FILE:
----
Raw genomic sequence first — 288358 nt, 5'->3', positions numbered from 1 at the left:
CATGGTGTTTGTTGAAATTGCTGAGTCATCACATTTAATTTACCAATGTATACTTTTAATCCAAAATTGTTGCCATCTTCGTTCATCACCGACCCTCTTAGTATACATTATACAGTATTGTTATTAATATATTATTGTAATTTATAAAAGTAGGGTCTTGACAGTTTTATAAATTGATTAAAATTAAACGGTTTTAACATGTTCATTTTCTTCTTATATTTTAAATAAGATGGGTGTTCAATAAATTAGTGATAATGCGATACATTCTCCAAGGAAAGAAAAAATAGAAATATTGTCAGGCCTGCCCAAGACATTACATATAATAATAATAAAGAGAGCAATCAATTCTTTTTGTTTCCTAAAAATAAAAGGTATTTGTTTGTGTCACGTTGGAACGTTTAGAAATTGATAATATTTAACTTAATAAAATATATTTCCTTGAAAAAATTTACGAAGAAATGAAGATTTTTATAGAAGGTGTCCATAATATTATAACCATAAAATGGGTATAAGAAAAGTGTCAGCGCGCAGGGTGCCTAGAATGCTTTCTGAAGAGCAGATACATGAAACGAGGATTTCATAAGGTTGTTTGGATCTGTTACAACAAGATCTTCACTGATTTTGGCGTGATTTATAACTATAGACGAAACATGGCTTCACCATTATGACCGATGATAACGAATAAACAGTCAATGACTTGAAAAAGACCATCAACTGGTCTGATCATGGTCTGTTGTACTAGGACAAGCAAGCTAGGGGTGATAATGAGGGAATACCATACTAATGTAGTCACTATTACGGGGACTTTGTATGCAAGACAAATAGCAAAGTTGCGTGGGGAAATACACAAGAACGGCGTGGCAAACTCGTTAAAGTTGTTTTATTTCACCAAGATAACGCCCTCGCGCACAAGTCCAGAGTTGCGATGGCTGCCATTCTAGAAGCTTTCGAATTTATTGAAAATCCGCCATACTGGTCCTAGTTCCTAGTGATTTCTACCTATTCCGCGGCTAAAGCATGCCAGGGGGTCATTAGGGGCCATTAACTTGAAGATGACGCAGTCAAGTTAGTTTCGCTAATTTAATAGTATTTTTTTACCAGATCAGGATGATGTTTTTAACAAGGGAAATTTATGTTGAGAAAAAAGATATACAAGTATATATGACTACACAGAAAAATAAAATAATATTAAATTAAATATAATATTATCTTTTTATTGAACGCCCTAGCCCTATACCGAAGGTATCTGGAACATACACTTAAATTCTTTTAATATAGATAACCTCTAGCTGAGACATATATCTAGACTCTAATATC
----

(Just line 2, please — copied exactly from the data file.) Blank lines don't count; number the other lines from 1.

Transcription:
CATGGTGTTTGTTGAAATTGCTGAGTCATCACATTTAATTTACCAATGTATACTTTTAATCCAAAATTGTTGCCATCTTCGTTCATCACCGACCCTCTTAGTATACATTATACAGTATTGTTATTAATATATTATTGTAATTTATAAAAGTAGGGTCTTGACAGTTTTATAAATTGATTAAAATTAAACGGTTTTAACATGTTCATTTTCTTCTTATATTTTAAATAAGATGGGTGTTCAATAAATTAGTGATAATGCGATACATTCTCCAAGGAAAGAAAAAATAGAAATATTGTCAGGCCTGCCCAAGACATTACATATAATAATAATAAAGAGAGCAATCAATTCTTTTTGTTTCCTAAAAATAAAAGGTATTTGTTTGTGTCACGTTGGAACGTTTAGAAATTGATAATATTTAACTTAATAAAATATATTTCCTTGAAAAAATTTACGAAGAAATGAAGATTTTTATAGAAGGTGTCCATAATATTATAACCATAAAATGGGTATAAGAAAAGTGTCAGCGCGCAGGGTGCCTAGAATGCTTTCTGAAGAGCAGATACATGAAACGAGGATTTCATAAGGTTGTTTGGATCTGTTACAACAAGATCTTCACTGATTTTGGCGTGATTTATAACTATAGACGAAACATGGCTTCACCATTATGACCGATGATAACGAATAAACAGTCAATGACTTGAAAAAGACCATCAACTGGTCTGATCATGGTCTGTTGTACTAGGACAAGCAAGCTAGGGGTGATAATGAGGGAATACCATACTAATGTAGTCACTATTACGGGGACTTTGTATGCAAGACAAATAGCAAAGTTGCGTGGGGAAATACACAAGAACGGCGTGGCAAACTCGTTAAAGTTGTTTTATTTCACCAAGATAACGCCCTCGCGCACAAGTCCAGAGTTGCGATGGCTGCCATTCTAGAAGCTTTCGAATTTATTGAAAATCCGCCATACTGGTCCTAGTTCCTAGTGATTTCTACCTATTCCGCGGCTAAAGCATGCCAGGGGGTCATTAGGGGCCATTAACTTGAAGATGACGCAGTCAAGTTAGTTTCGCTAATTTAATAGTATTTTTTTACCAGATCAGGATGATGTTTTTAACAAGGGAAATTTATGTTGAGAAAAAAGATATACAAGTATATATGACTACACAGAAAAATAAAATAATATTAAATTAAATATAATATTATCTTTTTATTGAACGCCCTAGCCCTATACCGAAGGTATCTGGAACATACACTTAAATTCTTTTAATATAGATAACCTCTAGCTGAGACATATATCTAGACTCTAATATC